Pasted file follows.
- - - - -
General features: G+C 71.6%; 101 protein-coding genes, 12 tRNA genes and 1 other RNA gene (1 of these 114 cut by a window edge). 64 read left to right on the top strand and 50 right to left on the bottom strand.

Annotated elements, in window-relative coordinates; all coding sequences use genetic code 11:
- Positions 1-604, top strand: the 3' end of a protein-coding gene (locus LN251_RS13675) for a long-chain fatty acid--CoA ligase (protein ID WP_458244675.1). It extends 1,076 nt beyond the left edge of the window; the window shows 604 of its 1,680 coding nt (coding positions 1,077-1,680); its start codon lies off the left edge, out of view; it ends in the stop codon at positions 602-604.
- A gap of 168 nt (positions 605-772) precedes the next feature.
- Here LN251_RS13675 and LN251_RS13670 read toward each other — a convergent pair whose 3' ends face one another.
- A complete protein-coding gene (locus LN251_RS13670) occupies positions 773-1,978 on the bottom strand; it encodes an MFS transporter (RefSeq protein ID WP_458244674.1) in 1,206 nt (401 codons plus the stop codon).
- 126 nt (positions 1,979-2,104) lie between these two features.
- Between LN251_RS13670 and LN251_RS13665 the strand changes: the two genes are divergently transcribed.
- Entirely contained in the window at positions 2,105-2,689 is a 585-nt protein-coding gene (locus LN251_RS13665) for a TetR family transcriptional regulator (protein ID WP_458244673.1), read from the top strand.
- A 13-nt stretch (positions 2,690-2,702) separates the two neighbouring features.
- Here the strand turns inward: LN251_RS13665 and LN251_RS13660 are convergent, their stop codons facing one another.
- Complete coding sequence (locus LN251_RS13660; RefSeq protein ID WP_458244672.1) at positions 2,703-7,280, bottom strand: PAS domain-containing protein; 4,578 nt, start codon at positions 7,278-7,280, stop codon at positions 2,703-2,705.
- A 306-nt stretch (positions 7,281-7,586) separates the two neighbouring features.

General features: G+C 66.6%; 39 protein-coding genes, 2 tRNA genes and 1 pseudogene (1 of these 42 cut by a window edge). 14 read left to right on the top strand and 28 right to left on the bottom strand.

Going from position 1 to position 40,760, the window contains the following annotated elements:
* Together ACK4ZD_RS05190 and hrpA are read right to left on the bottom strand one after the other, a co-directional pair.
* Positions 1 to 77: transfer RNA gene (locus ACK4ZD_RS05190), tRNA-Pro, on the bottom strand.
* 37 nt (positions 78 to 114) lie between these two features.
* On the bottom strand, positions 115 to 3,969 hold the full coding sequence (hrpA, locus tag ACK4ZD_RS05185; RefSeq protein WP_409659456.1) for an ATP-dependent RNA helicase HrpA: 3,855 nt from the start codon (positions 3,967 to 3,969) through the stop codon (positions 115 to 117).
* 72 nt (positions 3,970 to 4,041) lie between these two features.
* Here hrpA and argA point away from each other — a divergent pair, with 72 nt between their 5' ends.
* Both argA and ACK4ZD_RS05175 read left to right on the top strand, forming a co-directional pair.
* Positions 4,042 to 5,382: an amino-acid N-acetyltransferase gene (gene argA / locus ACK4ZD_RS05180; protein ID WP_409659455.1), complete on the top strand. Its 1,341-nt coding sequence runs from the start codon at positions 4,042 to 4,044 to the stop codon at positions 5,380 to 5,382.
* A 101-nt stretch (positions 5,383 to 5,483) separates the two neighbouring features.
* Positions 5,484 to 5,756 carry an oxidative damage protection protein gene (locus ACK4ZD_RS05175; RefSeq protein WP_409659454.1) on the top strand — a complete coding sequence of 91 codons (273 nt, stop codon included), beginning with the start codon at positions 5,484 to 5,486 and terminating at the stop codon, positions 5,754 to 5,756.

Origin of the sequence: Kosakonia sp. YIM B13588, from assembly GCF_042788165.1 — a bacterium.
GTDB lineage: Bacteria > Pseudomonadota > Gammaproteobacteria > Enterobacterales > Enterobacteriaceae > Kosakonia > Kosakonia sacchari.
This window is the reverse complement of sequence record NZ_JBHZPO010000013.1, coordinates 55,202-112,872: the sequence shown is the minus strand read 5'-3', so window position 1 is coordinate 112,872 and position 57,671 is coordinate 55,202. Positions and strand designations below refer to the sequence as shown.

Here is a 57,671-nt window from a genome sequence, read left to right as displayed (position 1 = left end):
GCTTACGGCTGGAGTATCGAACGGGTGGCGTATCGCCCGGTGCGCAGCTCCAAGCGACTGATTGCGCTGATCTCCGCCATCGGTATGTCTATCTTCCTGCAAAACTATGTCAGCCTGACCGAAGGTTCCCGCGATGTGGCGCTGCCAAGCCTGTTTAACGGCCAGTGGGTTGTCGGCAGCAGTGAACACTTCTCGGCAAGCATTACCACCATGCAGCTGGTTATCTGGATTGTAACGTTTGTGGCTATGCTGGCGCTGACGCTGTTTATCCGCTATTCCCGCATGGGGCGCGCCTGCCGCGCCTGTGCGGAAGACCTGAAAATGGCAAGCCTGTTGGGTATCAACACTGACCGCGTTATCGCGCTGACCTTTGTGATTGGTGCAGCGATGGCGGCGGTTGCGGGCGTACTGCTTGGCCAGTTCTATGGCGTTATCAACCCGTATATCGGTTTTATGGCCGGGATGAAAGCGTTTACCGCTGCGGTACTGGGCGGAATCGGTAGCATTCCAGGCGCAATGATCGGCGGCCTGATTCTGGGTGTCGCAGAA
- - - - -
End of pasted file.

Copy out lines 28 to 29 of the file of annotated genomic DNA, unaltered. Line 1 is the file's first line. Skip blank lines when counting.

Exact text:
This window is the reverse complement of sequence record NZ_JBHZPO010000013.1, coordinates 55,202-112,872: the sequence shown is the minus strand read 5'-3', so window position 1 is coordinate 112,872 and position 57,671 is coordinate 55,202. Positions and strand designations below refer to the sequence as shown.

Here is a 57,671-nt window from a genome sequence, read left to right as displayed (position 1 = left end):